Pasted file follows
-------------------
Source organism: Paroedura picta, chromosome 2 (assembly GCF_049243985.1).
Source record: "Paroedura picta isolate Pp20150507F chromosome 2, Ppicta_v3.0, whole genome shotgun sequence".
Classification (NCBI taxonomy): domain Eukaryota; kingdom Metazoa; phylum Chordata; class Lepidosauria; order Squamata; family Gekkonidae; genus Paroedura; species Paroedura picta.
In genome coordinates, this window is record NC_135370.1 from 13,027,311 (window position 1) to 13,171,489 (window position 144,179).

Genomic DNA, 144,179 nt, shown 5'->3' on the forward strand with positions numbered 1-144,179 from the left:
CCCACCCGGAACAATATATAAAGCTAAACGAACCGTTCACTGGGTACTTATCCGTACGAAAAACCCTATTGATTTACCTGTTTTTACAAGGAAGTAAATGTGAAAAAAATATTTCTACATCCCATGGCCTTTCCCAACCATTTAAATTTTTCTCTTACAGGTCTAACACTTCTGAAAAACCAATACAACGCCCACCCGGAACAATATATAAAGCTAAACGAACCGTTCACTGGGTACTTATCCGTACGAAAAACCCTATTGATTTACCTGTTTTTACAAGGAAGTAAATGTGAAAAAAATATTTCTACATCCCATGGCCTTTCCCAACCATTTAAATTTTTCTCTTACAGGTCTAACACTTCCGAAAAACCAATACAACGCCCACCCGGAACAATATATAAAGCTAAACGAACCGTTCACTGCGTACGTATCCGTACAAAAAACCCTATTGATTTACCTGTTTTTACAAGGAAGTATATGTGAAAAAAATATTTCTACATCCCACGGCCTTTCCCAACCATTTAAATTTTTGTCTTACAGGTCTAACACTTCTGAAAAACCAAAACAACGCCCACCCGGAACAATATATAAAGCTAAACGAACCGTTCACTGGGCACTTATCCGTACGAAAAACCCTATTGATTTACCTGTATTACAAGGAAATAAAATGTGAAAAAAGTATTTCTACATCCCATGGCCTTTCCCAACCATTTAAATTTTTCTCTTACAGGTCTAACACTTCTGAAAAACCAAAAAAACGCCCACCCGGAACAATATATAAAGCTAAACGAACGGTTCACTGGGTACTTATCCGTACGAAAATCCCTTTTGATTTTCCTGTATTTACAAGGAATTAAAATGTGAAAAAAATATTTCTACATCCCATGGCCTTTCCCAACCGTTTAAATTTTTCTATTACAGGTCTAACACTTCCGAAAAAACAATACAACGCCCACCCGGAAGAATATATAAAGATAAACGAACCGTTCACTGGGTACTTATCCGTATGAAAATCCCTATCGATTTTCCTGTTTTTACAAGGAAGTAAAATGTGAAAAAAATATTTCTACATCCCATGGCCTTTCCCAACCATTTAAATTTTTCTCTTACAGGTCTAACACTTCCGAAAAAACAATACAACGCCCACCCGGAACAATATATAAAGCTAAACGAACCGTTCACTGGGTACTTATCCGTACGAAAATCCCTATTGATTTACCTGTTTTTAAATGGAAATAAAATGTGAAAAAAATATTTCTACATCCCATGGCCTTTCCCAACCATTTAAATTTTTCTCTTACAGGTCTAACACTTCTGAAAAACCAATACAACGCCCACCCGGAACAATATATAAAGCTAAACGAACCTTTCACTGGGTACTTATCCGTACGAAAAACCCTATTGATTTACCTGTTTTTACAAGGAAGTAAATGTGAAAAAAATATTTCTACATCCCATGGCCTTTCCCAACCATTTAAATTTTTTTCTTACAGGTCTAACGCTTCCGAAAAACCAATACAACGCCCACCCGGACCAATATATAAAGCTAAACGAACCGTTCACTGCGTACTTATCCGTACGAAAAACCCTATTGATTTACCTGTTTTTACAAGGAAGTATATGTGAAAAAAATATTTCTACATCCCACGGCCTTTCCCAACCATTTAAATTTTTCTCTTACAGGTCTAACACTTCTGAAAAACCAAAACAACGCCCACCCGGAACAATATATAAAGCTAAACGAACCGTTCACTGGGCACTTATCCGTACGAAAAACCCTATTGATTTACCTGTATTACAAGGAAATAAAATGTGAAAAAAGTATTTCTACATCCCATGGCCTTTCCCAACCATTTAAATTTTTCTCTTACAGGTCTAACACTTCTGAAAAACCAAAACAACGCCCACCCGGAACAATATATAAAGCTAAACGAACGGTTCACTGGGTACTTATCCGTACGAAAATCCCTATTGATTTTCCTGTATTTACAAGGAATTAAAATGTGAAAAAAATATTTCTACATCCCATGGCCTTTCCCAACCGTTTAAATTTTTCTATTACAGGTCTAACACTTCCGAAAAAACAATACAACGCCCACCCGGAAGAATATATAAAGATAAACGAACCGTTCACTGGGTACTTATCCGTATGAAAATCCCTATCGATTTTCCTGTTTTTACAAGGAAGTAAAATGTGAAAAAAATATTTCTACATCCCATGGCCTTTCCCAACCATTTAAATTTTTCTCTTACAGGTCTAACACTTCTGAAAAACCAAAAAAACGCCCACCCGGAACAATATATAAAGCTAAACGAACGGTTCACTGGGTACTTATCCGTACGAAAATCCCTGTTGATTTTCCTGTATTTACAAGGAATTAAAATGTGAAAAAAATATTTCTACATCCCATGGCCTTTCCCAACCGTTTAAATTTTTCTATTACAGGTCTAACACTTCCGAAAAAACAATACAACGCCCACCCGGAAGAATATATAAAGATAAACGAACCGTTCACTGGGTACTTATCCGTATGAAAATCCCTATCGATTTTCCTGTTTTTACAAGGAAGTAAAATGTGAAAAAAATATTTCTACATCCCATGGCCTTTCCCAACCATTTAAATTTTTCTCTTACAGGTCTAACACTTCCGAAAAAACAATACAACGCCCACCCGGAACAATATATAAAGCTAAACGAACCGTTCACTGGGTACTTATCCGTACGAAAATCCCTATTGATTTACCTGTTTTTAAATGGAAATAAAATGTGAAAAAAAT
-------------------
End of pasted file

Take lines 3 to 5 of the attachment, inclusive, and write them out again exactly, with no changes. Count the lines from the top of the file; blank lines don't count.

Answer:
Classification (NCBI taxonomy): domain Eukaryota; kingdom Metazoa; phylum Chordata; class Lepidosauria; order Squamata; family Gekkonidae; genus Paroedura; species Paroedura picta.
In genome coordinates, this window is record NC_135370.1 from 13,027,311 (window position 1) to 13,171,489 (window position 144,179).

Genomic DNA, 144,179 nt, shown 5'->3' on the forward strand with positions numbered 1-144,179 from the left: